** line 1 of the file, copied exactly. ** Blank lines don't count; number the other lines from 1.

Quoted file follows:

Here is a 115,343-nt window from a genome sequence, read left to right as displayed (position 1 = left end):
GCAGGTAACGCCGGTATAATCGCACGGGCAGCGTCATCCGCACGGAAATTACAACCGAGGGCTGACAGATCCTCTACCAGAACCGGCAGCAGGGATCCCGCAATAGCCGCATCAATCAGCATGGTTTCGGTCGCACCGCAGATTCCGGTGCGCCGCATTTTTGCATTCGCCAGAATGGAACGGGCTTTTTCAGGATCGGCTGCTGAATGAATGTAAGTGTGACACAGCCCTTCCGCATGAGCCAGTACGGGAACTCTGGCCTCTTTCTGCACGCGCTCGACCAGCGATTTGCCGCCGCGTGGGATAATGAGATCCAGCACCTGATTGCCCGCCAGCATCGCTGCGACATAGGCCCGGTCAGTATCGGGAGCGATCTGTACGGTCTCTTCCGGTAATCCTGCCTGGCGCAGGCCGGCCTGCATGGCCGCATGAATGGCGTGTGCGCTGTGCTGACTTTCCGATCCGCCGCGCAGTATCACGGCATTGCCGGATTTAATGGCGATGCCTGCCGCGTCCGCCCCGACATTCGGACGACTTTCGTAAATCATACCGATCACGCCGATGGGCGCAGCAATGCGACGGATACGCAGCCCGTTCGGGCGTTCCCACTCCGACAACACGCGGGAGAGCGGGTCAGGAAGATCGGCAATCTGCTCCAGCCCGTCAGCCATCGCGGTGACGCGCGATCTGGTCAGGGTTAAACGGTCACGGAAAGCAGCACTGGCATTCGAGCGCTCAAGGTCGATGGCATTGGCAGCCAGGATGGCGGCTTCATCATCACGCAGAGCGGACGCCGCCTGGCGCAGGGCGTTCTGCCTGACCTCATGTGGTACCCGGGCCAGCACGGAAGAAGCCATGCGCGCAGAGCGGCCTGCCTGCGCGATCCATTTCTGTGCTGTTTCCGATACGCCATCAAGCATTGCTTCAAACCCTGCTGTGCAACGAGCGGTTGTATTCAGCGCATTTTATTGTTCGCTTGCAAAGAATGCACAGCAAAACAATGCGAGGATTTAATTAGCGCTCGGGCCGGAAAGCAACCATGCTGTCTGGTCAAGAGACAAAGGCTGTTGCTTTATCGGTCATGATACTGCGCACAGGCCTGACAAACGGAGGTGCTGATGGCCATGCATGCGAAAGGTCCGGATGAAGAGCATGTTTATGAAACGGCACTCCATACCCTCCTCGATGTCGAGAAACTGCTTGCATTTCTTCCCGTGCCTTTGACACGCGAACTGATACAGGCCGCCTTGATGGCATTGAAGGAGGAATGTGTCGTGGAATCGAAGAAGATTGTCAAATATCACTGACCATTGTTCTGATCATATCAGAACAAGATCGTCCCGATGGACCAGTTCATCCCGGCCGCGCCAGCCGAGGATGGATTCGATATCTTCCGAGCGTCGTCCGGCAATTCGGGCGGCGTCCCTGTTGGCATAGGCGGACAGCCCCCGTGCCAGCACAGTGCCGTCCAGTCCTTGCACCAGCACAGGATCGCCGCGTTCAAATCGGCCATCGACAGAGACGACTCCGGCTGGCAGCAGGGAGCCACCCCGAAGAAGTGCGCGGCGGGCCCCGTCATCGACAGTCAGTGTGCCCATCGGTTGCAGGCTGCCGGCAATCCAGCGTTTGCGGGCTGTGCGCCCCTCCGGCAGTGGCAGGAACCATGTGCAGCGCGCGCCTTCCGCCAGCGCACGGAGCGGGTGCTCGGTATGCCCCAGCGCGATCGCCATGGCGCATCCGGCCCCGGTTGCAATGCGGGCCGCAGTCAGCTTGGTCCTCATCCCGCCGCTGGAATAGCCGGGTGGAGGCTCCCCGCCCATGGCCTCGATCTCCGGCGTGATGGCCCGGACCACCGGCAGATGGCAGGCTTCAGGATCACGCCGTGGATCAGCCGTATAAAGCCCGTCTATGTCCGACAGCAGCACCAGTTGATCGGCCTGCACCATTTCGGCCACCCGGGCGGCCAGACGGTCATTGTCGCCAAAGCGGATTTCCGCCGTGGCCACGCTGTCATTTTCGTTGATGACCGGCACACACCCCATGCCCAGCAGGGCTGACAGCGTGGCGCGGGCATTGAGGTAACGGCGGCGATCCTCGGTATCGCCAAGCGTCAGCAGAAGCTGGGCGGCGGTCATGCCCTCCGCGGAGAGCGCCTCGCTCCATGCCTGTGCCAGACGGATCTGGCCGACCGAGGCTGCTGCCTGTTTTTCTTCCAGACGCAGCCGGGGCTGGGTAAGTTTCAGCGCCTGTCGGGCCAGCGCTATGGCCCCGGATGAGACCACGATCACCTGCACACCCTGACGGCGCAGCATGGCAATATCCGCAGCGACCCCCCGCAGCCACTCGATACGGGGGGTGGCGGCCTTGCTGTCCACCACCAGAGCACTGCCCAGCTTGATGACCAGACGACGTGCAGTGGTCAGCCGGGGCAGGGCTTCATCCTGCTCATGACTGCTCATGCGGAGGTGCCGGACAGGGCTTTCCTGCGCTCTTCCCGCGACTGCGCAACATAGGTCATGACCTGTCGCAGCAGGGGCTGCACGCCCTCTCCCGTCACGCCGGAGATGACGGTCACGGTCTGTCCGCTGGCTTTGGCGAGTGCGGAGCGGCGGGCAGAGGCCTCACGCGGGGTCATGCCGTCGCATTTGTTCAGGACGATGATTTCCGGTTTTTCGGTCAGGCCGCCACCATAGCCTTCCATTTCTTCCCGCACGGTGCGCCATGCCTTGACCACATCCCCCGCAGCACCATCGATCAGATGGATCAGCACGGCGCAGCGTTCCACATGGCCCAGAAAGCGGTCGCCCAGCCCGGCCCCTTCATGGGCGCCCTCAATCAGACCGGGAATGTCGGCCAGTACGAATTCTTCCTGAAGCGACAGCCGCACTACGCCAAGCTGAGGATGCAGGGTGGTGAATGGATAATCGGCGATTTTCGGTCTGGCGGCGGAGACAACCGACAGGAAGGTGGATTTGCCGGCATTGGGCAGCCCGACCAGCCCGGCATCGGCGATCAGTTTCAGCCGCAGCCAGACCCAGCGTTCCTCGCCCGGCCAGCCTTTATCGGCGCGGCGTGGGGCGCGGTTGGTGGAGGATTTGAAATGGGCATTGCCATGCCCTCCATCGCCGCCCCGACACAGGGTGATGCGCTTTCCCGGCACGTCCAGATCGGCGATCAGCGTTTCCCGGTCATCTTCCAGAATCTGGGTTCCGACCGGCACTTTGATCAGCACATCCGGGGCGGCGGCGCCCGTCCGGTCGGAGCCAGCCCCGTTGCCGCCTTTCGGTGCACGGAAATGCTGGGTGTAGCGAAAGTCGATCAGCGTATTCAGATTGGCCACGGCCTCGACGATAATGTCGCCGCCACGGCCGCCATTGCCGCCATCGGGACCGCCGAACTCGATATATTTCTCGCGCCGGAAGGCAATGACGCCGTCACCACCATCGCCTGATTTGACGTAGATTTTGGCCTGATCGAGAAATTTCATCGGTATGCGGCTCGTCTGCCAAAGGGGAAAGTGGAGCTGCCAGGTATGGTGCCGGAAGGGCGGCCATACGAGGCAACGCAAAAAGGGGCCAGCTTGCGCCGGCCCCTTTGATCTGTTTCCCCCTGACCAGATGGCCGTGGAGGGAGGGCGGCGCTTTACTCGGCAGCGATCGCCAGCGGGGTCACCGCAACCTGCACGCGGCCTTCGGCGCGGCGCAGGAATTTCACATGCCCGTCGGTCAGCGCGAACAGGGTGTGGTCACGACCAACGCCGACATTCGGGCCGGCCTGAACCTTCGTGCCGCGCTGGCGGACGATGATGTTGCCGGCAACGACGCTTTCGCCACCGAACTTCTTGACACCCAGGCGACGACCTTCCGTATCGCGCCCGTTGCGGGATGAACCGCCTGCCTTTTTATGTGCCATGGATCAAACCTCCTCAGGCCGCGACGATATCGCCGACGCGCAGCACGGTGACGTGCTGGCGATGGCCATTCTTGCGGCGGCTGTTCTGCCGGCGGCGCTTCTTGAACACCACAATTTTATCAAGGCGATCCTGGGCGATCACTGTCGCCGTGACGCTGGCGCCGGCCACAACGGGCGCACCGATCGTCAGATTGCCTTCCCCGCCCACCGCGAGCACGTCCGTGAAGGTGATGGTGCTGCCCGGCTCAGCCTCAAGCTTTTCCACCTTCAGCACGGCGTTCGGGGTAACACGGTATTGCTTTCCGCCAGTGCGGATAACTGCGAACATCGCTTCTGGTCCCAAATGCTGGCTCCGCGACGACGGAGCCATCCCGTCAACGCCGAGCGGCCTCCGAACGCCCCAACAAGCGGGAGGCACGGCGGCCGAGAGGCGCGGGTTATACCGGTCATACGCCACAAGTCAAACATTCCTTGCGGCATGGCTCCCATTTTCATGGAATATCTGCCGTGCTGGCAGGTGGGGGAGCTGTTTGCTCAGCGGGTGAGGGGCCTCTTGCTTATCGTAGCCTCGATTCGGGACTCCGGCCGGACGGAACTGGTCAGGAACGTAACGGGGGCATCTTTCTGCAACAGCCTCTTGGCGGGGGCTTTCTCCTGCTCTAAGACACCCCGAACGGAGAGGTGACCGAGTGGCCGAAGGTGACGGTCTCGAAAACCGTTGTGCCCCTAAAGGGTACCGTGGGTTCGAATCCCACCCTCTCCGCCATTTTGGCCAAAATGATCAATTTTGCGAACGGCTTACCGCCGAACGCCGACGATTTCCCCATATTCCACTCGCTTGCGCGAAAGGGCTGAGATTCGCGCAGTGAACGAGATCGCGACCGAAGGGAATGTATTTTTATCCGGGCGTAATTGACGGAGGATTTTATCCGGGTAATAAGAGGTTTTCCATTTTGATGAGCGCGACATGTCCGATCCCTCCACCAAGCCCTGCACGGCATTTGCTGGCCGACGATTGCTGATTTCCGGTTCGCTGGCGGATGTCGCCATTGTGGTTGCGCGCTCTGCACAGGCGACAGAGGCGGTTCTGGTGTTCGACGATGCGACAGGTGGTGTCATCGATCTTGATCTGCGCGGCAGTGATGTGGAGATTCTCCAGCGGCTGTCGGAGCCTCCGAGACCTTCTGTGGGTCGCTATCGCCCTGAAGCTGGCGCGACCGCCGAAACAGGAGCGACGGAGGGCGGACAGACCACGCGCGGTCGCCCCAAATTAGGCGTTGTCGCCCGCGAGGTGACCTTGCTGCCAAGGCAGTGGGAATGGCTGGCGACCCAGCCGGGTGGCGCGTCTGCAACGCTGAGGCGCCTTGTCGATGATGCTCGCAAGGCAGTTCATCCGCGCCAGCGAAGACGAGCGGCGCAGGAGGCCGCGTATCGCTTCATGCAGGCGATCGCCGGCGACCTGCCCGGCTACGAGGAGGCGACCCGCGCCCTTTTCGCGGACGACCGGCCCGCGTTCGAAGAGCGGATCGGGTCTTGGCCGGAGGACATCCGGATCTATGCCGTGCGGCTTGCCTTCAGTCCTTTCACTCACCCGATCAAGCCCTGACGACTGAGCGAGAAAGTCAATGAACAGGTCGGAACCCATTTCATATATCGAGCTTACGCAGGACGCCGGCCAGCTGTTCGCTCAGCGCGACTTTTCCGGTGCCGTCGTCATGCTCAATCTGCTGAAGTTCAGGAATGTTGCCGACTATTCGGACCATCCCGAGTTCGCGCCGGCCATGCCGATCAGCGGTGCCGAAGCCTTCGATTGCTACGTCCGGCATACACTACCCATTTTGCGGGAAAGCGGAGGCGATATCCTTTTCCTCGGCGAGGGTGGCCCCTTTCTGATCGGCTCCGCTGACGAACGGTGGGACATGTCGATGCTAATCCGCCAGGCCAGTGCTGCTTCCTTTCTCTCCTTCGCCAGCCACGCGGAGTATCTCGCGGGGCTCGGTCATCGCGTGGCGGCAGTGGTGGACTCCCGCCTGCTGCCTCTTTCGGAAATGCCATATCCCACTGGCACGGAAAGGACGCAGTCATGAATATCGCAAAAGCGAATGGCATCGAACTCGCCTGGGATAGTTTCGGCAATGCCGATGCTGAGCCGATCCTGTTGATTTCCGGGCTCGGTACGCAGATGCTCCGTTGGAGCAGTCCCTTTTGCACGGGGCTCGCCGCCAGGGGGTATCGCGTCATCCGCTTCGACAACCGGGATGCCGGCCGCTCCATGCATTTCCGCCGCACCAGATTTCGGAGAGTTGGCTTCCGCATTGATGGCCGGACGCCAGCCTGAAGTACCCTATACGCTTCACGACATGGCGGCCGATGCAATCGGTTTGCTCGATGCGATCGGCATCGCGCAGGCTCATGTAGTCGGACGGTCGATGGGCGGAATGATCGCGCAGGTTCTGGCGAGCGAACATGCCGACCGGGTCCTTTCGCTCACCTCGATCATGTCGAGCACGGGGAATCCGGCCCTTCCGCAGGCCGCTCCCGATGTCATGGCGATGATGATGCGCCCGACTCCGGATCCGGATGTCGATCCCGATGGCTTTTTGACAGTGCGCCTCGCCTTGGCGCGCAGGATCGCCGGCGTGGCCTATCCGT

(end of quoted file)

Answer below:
Here is a 115,343-nt window from a genome sequence, read left to right as displayed (position 1 = left end):